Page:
Sarah Dooley Article: “Uniform Interstate Depositions and Discovery Act”

This article was originally published in the June, 2017 issue of The Verdict, the regular newsletter of the Philadelphia Trial Lawyers Association. Sarah Dooley served as issue editor.

By Sarah F. Dooley, Esq.

Gone are the days of Petitions for the Issuance of Letters Rogatory and Commissions . . . for the most part. In 2007, the Uniform Law Commission of the National Conference of Commissioners on Uniform State Laws introduced the “Uniform Interstate Depositions and Discovery Act,” (UIDDA) a much-welcomed tool that has eased the pain associated with conducting out-of-state discovery. The UIDDA was designed to be simple, efficient, and cost effective, by eliminating the need for obtaining a commission, filing a petition for the issuance of letters rogatory, filing a miscellaneous action, or obtaining local counsel to get a foreign subpoena. There is, of course, a small catch: not all states and U.S. territories have adopted the UIDDA. As of the date of this article, Wyoming, Nebraska, Missouri, Arkansas, Texas, Florida, Maine, New Hampshire, Massachusetts, Rhode Island, Connecticut, and Puerto Rico have yet to codify the UIDDA or some version of it. Oklahoma introduced its version of the UIDDA in 2017 (Senate Bill 368) and it is pending approval.

While some states still require extra work and headache to obtain a foreign subpoena, states like New Jersey have amended their own rules to make the process as simple and convenient as possible. As of September 1, 2016, New Jersey Court Rule 4:11-4(b) was amended to reflect its adoption of the UIDDA and has now negated the need to file a miscellaneous action to obtain a subpoena. The rule dictates how a foreign subpoena is to be obtained:
          4:11-4. Testimony for Use in Foreign Jurisdictions.
                                        * * *
          (b) Testimony for Use in a Foreign State.
                    (1) Submission of Foreign Subpoena. Whenever the deposition of a person is to be taken in this State pursuant to the laws of a foreign state for use in connection with proceedings there, an out-of-state attorney or party may submit a foreign subpoena along with a New Jersey subpoena, in the                     name of the Clerk of the Superior Court, which complies with subparagraph (3) to an attorney authorized to practice in this State or to the Clerk of the Superior Court or designee. The foreign subpoena must include the following phrase below the case number: ‘For the issuance of a New Jersey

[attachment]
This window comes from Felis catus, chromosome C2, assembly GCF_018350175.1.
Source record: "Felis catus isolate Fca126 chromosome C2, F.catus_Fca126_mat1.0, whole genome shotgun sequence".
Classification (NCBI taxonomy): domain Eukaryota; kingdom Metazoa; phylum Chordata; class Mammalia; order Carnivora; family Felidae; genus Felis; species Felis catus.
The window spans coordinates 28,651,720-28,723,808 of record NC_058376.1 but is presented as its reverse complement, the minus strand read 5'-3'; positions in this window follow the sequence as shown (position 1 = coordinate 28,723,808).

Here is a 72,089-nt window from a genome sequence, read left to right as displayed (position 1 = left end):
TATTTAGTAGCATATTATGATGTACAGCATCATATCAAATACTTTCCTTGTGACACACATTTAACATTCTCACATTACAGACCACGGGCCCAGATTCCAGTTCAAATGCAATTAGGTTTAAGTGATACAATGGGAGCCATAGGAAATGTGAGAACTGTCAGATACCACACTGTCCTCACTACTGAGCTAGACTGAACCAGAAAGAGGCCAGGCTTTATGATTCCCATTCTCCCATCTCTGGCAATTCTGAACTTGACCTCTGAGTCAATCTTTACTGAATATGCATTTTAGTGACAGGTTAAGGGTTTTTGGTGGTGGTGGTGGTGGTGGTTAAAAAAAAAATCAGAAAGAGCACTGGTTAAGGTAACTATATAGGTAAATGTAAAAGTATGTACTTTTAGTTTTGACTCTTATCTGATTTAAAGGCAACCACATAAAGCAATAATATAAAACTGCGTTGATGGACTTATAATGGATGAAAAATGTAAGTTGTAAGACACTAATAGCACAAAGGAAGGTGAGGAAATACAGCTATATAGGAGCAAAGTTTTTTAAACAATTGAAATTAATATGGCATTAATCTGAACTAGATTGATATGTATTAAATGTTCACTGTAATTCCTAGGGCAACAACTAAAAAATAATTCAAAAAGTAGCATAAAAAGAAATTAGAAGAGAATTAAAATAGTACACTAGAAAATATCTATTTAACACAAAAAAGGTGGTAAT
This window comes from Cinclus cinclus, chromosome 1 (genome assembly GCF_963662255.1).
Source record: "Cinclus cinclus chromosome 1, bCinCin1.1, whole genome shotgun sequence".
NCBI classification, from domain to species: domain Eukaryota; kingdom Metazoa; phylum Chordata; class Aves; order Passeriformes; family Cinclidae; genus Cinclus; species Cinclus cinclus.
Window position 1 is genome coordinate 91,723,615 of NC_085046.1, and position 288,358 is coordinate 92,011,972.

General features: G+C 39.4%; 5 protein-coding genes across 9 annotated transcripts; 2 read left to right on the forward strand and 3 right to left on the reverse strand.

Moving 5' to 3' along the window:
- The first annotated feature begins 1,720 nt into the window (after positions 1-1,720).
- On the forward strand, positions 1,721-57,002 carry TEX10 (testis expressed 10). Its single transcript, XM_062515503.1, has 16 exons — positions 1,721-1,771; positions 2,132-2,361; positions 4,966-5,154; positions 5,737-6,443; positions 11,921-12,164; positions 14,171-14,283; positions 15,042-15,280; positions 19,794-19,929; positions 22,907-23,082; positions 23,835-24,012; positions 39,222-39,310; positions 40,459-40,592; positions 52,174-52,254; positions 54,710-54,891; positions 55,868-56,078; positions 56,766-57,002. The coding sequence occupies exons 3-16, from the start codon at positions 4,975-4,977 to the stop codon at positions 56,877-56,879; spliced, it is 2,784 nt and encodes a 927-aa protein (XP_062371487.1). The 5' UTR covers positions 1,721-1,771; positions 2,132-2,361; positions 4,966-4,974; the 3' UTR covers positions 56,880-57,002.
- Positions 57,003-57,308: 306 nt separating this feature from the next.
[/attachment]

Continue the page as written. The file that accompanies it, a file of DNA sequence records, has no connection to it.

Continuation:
Subpoena Under New Jersey Rule 4:11-4(b)’ and shall be filed with the Clerk of the Superior Court.1

The rule also indicates that a request for a foreign subpoena does not constitute an appearance in the courts of New Jersey.2 Pursuant to subparagraph (3), the subpoena must state the name of the New Jersey court issuing it, incorporate the terms and conditions used in the foreign subpoena, advise the person to whom the subpoena is directed of that person’s right to move to quash or modify the subpoena, contain or be accompanied by the contact information of all counsel of record, and bear the caption and case number of the foreign case.3

Similarly, Pennsylvania adopted its version of the UIDDA in 2012, codified at 42 Pa. C.S. §§5331-37. Section 5335 states that to request the issuance of a Pennsylvania subpoena, a party must submit a foreign subpoena to a prothonotary in the jurisdiction in which the person who is the subject of the order resides, is employed, or regularly transacts business in person.4 The prothonotary, upon receipt of the foreign subpoena, shall issue a subpoena for service upon the person to whom the foreign subpoena is directed.5 The subpoena must incorporate the terms used in the foreign subpoena and contain the
contact information of all counsel of record.6 Similar to the rule in New Jersey, a request for the issuance of a subpoena does not constitute an appearance in the Pennsylvania courts.7

The states that have adopted the UIDDA have some discretion in requiring additional actions than those enumerated in the Act itself. Further, different Counties may have different fees. For example, in Illinois, to obtain a foreign subpoena in Cook County, one must submit a check for $368.00 made payable to the Clerk, while in Kane County, there is no filing fee. While the process has been streamlined for all but a handful of states, it would still be in an attorney’s best interests to call the Clerk/Prothonotary of the foreign County in which the documents/individuals are located and confirm that specific County’s
procedures as well as any fee schedule.

Sarah F. Dooley is an attorney at Duffy + Partners, where she focuses her practice on representing the catastrophically injured. She is also a member of the Verdict Editorial Board. You may contact Ms. Dooley at: sdooley@duffyfirm.com

1 N.J. Ct. R. 4:11-4(b)(1)
2 N.J. Ct. R. 4:11-4(b)(2)
3 N.J. Ct. R. 4:11-4(b)(3)
4 42 Pa. C.S. §5335(a)
5 42 Pa. C.S. §5335(b)
6 42 Pa. C.S. §5335(c)
7 42 Pa. C.S. §5335(a)